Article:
Geological Climate Change.02.03.2022
When we talk about Climate Change what we are really talking about is Anthropogenic Climate Change, that is, the effect human activities are having on global climate. The increased levels of carbon dioxide in the atmosphere due to the effects of burning coal and oil, the methane output from huge herds of livestock and the nitrous oxide from excessive use of artificial fertilizers are well-known examples of human-induced emissions that are contributing to the rapid global rise in temperature. Although we are doing it more quickly, we are not the first to do it; here are some examples of how other organisms on Earth have caused Climate Change in the geological past.
From the very first beginnings of life on Earth the organisms that live here have had a direct impact on the climate. As early as 3.5 billion years ago, the first cyanobacteria (blue-green algae) were converting the water and carbon dioxide in the atmosphere into oxygen. This early oxygen was mostly absorbed into rocks but after a billion years or so, oxygen began accumulating in our atmosphere. These simple organisms transformed our atmosphere. They caused global Climate Change.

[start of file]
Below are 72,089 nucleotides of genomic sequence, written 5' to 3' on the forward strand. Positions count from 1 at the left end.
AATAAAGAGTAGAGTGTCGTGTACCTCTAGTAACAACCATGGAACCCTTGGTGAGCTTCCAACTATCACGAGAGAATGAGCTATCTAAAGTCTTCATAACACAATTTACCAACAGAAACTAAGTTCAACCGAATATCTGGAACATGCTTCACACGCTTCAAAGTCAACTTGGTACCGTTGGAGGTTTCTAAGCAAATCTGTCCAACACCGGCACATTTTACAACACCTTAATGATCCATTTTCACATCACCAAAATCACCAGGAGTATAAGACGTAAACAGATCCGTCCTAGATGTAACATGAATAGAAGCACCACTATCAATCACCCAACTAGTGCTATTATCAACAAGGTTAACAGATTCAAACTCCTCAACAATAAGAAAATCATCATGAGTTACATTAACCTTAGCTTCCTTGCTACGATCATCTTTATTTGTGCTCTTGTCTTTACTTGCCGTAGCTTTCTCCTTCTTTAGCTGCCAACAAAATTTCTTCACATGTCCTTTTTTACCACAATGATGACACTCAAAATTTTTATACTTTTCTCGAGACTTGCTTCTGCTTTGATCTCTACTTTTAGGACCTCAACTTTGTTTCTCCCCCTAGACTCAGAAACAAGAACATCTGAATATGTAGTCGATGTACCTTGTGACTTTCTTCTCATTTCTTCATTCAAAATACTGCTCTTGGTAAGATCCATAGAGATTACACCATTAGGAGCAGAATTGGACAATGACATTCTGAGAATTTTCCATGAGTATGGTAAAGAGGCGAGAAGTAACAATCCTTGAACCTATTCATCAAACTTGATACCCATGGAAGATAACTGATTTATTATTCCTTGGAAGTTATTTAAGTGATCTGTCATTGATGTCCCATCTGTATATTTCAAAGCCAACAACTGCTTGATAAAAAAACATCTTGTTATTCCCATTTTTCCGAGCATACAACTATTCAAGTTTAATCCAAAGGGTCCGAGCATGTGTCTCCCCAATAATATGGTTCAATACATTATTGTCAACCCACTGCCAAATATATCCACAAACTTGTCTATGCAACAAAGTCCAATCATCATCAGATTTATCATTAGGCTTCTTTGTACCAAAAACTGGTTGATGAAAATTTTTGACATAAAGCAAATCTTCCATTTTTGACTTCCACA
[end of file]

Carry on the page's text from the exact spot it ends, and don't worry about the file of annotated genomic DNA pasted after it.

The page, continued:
Much later, around 470 million years ago another new group of organisms, the land plants, evolved. These plants started taking carbon dioxide from the atmosphere and releasing oxygen while their roots contributed to breaking up rock which then absorbed carbon dioxide as well. Very slowly over time (35 million years) this resulted in a significant decrease in the amount of carbon dioxide levels in the atmosphere and there is evidence that the reduction in carbon dioxide resulted in a significant global cooling which triggered an ice age.
This process was repeated 100 million years later when large forests evolved, again the effect was to absorb carbon dioxide from the atmosphere, and again the result was to significantly cool the planet, resulting in another long-lasting ice age. In this case however, the carbon was stored in bogs and swamps when the plants died. This meant that the carbon was extracted from the atmosphere and stored on land. Eventually this plant carbon was turned to coal.
Since the 17th century we have been reversing that process by taking that coal (and more recently oil and gas) and burning it and returning that carbon to the atmosphere as carbon dioxide. That is the main reason we are now warming the planet.
When these first forests were forming, the rocks in the Burren were forming, and we see evidence of the global ice age. The ice sheets that formed on the South Pole absorbed so much water that sea-level fell globally. We can see that in the Burren limestone, when sea level dropped the limestone on the sea floor became land, was exposed to weathering and soils formed. As the ice melted those soils were then buried by the rising sea level and preserved within the rocks of the Burren.
We are just the latest organism on Earth to significantly change our atmosphere, the difference this time is that we change what that impact is.
Dr. Eamon Doyle, geologist for the Burren and Cliffs of Moher UNESCO Global Geopark.